Not as consistently excellent as Forty Stories or Sixty Stories, but a few solid stories here for those who have tackled the other collections and neeNot as consistently excellent as Forty Stories or Sixty Stories, but a few solid stories here for those who have tackled the other collections and need more Barthelme....more
DeLillo's prose is excellent, but his worldview is at times so repulsive that he makes it had to finish even the shortest novel. Still, he's worth reaDeLillo's prose is excellent, but his worldview is at times so repulsive that he makes it had to finish even the shortest novel. Still, he's worth reading for his stylistic prowess and great use of irony. ...more
Nihilism just should not be this funny. The beginning didn't really work for me, but once Barth gets rolling, his humor hits home in a very dark placeNihilism just should not be this funny. The beginning didn't really work for me, but once Barth gets rolling, his humor hits home in a very dark place. I would give this one five stars, but I would just feel too cynical....more
This is the funniest book I have read in a long time. I can't remember the last book that made me laugh out loud as much as this one. Barthelme has toThis is the funniest book I have read in a long time. I can't remember the last book that made me laugh out loud as much as this one. Barthelme has to be one of the most underrated writers of the last century.
The stories in this collection are very short, usually 3-5 pages, and all are fairly fragmented, oblique works of art. I'd recommend Barthelme to any fan of the post-moderns or experimental fiction in general. You know you are in for a good story that opens with lines like:
"Some of us had been threatening our friend Colby for a long time, because of the way he had been behaving. And now he'd gone too far, so we decided to hang him."
"Yes, the saint was underrated quite a bit, then, mostly by people who didn't like things that were ineffable."
And each of these stories just gets better as you go along. I'm still laughing....more
The Prologue is positively spellbinding, and it's no exaggeration to say that the opening 50 pages of this sprawling tome contain some of the finest pThe Prologue is positively spellbinding, and it's no exaggeration to say that the opening 50 pages of this sprawling tome contain some of the finest prose I've ever read. But the 800 some odd pages that follow don't live up to the promise of the opening. There are some fine moments and some more great writing, but it did drag much of the time. In fact, this is a bit of a pattern with DeLillo's work, and I may just start reading the intros to his novels and skipping the rest....more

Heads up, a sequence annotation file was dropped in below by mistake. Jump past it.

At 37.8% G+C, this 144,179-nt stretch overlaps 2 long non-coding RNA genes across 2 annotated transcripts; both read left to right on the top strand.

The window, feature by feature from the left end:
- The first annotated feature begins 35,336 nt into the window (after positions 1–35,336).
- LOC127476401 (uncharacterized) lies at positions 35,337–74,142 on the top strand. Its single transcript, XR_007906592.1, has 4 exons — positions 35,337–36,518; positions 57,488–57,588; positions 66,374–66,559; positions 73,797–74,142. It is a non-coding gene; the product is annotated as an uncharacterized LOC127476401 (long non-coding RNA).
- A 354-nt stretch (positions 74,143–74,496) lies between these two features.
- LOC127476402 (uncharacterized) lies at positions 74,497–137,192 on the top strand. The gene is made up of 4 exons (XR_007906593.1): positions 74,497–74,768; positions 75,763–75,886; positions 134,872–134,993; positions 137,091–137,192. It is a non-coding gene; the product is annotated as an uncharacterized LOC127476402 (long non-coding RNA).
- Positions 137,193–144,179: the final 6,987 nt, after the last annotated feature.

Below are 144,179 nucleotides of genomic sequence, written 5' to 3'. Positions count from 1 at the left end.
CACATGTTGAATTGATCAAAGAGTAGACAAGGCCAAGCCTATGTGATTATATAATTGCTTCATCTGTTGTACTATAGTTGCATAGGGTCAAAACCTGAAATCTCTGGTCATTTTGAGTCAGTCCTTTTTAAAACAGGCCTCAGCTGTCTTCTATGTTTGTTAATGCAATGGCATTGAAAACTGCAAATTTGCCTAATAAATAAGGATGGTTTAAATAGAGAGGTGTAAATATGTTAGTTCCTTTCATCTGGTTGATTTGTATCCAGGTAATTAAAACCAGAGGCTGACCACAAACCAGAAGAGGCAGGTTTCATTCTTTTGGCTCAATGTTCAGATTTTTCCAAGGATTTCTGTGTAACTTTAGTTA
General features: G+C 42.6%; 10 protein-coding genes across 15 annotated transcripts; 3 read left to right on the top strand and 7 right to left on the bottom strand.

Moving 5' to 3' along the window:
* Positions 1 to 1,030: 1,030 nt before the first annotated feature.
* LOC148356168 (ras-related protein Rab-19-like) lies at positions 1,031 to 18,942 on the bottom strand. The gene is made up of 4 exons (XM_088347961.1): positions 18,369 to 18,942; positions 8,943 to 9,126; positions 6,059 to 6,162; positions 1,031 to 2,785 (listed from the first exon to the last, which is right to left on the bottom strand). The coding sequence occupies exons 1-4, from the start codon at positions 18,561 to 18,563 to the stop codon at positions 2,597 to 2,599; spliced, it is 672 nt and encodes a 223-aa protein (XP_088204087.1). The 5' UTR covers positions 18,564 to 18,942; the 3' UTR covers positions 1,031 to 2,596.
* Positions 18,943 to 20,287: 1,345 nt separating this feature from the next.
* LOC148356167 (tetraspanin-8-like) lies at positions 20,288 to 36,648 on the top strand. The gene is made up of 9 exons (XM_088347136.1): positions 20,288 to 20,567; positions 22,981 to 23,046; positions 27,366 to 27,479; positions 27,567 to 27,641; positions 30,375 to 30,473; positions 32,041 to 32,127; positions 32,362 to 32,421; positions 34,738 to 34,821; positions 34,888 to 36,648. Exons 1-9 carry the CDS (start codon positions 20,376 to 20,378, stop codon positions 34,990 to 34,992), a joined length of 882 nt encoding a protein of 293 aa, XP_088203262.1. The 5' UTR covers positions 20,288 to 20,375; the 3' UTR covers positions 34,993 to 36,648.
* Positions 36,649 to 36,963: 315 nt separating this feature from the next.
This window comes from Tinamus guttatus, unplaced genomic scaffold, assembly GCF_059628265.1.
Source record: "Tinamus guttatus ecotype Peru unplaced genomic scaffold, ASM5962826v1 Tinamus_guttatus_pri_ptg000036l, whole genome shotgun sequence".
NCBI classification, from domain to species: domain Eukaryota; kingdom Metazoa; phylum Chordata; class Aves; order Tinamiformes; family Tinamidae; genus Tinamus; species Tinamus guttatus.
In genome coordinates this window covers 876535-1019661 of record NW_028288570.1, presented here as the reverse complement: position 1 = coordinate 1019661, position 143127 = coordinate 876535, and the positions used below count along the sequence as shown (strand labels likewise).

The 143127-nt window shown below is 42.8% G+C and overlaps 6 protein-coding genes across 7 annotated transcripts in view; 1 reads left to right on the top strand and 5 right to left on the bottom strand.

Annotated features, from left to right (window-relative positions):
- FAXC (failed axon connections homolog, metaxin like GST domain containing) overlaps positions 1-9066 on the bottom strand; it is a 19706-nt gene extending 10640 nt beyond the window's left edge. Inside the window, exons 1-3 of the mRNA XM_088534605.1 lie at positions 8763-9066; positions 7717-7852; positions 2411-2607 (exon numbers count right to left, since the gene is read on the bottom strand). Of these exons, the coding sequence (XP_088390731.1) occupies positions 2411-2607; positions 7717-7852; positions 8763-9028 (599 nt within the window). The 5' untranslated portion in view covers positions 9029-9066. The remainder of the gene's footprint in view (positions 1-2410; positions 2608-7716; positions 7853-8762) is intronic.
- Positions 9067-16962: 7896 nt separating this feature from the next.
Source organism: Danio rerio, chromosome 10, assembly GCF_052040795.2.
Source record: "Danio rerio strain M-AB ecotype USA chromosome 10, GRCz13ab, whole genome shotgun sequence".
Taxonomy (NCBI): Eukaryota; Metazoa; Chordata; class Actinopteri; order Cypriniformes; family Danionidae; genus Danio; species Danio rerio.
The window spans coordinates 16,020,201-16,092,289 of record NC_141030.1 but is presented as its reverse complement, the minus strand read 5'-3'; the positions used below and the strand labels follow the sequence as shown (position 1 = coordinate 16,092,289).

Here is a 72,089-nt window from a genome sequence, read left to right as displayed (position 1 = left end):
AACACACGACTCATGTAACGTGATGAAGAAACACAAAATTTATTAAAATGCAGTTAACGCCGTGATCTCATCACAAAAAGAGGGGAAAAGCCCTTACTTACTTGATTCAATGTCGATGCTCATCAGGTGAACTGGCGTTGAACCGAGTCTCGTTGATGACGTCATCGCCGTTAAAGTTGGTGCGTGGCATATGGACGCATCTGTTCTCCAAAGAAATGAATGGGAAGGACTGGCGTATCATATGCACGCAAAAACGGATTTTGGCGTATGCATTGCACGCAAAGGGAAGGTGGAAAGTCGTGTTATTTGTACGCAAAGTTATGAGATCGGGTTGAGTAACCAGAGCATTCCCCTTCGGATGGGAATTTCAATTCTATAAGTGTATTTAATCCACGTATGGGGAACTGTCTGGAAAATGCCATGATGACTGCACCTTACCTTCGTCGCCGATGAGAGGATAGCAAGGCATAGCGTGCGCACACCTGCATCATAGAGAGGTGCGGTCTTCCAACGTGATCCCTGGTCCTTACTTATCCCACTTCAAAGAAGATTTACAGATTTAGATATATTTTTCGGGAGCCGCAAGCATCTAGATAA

Gaddis has one of the most unique narrative styles I've come across, and it's the style that really makes this novel. Written almost entirely in unattGaddis has one of the most unique narrative styles I've come across, and it's the style that really makes this novel. Written almost entirely in unattributed dialogue, Frolic is about a pretentious would-be playwright who sues the producers of a blockbuster gore fest of a Civil War movie which the playwright alleges infringes on his unpublished/never-performed play on the same subject. What ensues is a zany tangle of lawsuits, countersuits, ethical violations galore, and family infighting which together form a long, dense attack on American popular culture, religion, and most obviously the legal profession/industry and the absurdly strong American impulse to litigate.
The reason to read Gaddis is for his use of dialogue. When I think of lifelike dialogue, I typically think of writers like Salinger who have an excellent ear for dialogue that sounds as if people were really talking, but with grammar that is better suited for the page than the fragments most people actually speak in. If you've ever read the transcript of a deposition or trial, you understand how awful it can be to read the way even really smart people actually talk. Well, Gaddis pulls off the seemingly impossible feat of writing dialogue in the halting, fragmented syntax people actually use in the real world, but which is punchy and beautiful and extremely fun to read. He even includes a full-length deposition right in the novel. Which is not to say that the characters do not employ uncharacteristically intelligent vocabularies and witty epigrams.